Two out of three Columbia pharmacists tell me I am making up a disease. Apparently, most medical professionals don't consider lip balm addiction a valid problem.
I keep one in the pocket of every jacket, preferably jackets with zippers so I don't lose the lip balm. The same goes for each of my bags. There's also one in my car, one on my nightstand and two on my dresser: one to use before I leave the room and one to put in my pocket if I'm not wearing a jacket or carrying a bag. I would keep one at work if I thought no one else would use it. When you crave lip balm as badly as I do, you start suspecting everyone of wanting to steal it. I need lip balm. If I could marry it, I would, Pee-wee Herman-style.
I keep beer in the fridge. And that's the only place I keep it.
It wasn't until I began to document my consumption of lip balm and beer for two weeks for an infographics project that I realized I have a problem. I am addicted to chapstick, and I mean chapstick in the lip balm sense, not the actual brand ChapStick.
Lip balm lulled me into a cheerful dependence with its many flavors, SPF 5, cooling and shininess. But now, I start to panic when a few hours pass since my last application.
Not to make light of alcoholism. It is a serious disease that ruins livers and lives, contributes to unemployment and homelessness and perpetuates cycles of depression. Lip balm has never caused a rift in a personal relationship, incapacitated me or led to other life-threatening illnesses.
Yet, lip balm has chained me to its moistening powers so that I lose focus when I need to reapply.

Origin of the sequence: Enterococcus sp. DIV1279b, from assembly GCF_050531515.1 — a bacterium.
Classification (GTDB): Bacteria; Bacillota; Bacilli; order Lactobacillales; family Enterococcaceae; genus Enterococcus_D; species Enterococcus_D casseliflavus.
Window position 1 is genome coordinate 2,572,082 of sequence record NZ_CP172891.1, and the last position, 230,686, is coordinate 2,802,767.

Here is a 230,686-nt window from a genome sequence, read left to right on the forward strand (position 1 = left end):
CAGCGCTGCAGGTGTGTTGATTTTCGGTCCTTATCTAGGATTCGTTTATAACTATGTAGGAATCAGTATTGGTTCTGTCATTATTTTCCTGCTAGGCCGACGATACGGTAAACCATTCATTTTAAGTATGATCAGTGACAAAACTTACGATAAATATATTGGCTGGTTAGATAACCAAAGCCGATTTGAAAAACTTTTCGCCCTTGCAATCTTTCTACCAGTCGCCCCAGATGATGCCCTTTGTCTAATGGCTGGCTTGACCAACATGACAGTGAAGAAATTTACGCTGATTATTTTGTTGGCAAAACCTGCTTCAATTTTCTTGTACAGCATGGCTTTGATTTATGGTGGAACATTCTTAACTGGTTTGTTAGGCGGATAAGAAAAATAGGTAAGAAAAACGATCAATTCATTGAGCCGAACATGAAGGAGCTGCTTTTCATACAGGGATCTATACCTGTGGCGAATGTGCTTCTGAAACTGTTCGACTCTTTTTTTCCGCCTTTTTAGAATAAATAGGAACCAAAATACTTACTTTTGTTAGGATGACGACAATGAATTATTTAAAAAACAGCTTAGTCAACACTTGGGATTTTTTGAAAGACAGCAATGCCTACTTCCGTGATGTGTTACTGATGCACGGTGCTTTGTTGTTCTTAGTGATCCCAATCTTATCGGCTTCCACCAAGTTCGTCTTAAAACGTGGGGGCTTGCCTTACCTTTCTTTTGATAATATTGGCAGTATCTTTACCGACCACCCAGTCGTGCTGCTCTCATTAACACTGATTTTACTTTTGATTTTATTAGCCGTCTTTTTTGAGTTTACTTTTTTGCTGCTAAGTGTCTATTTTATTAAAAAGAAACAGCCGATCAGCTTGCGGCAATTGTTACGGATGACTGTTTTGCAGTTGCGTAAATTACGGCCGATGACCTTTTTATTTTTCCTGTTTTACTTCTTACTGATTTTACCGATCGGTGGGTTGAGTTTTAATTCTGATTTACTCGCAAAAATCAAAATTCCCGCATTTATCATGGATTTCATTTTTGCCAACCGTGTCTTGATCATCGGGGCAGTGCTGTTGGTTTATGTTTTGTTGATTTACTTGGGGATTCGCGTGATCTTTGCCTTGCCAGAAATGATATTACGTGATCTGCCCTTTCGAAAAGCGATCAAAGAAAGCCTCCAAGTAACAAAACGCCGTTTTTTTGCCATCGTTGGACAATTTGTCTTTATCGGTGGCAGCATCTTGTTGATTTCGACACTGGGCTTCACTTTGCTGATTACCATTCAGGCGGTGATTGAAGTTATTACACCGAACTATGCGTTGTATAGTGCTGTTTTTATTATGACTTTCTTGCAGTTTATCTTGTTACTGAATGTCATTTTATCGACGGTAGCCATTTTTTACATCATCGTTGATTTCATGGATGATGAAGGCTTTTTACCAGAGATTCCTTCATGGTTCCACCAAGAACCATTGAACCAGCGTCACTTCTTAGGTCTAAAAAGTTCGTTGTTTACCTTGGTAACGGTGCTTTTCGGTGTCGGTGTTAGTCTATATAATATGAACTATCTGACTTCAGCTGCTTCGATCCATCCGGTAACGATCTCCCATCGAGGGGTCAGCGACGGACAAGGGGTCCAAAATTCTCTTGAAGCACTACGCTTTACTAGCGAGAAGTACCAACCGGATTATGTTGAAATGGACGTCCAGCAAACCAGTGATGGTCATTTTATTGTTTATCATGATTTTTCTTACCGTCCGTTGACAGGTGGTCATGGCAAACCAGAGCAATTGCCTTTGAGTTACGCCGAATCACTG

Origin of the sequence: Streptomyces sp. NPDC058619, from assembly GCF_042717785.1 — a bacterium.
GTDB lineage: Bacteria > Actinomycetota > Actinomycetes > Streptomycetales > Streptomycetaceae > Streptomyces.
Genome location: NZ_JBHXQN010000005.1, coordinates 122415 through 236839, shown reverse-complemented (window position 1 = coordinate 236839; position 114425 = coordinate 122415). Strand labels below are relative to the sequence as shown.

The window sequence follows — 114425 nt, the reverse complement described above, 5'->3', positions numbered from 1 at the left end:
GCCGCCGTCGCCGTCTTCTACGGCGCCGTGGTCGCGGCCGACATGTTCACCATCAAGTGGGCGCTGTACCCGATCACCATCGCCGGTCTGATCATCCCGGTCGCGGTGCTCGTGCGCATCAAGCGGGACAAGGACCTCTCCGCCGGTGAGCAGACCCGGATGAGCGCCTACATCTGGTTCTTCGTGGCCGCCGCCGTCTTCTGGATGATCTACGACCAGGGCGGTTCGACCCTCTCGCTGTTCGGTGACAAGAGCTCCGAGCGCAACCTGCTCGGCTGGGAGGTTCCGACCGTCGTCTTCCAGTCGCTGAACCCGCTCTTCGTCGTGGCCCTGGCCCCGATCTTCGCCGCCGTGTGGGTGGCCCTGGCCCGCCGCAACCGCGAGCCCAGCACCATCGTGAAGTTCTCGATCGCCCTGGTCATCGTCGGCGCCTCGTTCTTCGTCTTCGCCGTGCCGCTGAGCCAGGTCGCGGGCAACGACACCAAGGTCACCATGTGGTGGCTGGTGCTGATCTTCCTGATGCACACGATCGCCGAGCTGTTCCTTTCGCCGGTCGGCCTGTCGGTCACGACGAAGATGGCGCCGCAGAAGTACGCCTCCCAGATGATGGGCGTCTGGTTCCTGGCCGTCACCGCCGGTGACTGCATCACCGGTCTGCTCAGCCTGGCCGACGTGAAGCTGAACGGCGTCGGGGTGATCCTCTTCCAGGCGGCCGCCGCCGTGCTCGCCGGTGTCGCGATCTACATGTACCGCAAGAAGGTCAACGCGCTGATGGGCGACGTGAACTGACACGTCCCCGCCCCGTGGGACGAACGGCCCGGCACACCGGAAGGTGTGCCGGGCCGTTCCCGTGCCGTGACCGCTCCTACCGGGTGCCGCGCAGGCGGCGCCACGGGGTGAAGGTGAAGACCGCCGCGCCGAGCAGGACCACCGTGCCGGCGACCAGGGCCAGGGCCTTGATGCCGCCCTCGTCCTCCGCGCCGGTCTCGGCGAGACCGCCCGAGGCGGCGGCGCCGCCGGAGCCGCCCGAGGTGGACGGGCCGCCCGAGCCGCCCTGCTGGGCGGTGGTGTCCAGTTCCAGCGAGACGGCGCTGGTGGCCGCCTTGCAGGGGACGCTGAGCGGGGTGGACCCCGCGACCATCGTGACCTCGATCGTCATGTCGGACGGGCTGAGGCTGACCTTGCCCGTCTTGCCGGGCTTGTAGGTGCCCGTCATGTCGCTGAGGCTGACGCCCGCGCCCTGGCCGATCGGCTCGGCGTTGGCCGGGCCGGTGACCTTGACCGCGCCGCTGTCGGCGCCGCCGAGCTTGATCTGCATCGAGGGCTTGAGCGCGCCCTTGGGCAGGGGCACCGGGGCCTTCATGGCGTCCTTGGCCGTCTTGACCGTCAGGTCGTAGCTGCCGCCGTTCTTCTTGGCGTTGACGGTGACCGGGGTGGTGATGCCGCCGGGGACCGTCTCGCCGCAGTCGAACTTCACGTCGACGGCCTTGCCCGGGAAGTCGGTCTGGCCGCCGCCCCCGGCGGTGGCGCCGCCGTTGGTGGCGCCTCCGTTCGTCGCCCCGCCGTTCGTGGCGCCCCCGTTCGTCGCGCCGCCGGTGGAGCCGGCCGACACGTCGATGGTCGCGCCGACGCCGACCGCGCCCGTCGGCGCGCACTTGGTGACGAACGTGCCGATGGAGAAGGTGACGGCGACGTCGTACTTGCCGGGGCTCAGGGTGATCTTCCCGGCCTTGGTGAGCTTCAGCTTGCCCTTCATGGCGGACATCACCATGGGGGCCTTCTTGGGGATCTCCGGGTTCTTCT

When I told people about this, they mostly dismissed my complaint as one of the many ridiculous things I say. It wasn't until a reporter overheard my theory that I discovered other people who share my ailment. Her friend was banned from lip balm by a Walmart pharmacist.
Carissa Rounkles had been using all-natural ChapStick and an organic brand from Clover's, but still felt she was applying too often. The pharmacist told her she shouldn't use any lip balm because it was preventing her lips from creating moisture but that they would start again if left alone.
When I called the Walmart pharmacy, the pharmacist on duty said it is not possible to be addicted to lip balm physically, but maybe psychologically. She then told me they were really busy, probably with people who have actual illnesses.
So, I started calling other pharmacies in town. One Walgreens pharmacist told me no one had ever asked him such a thing. I tried to get him to guess if it's possible to be addicted to lip balm. He mumbled, confused, and said no one could help me there. Another Walgreens pharmacist told me flat out that lip balm addiction is not real. I could not convince him otherwise. He also said I could use any brand of lip balm I wanted because I am talking about a made-up problem.
I did find hope, though, in Google. When I started typing in "chapstick," the first guess it had for me — other than "chapstick," of course — was "chapstick addiction." Gold. Or so I thought until I realized most of the posts were by people like me trying to convince the world that they suffer from a very real disease that the medical community is ignoring.
Apparently, I might be exaggerating. Lip balm addiction is possibly not real and certainly not as serious as real addictions like smoking, cocaine or painkillers. So, the only conclusion I can draw from my infographics project is to quit complaining and drink more beer.
Molly Harbarger is an assistant city editor at the Columbia Missourian and wants to apply some lip balm but is now self-conscious about it.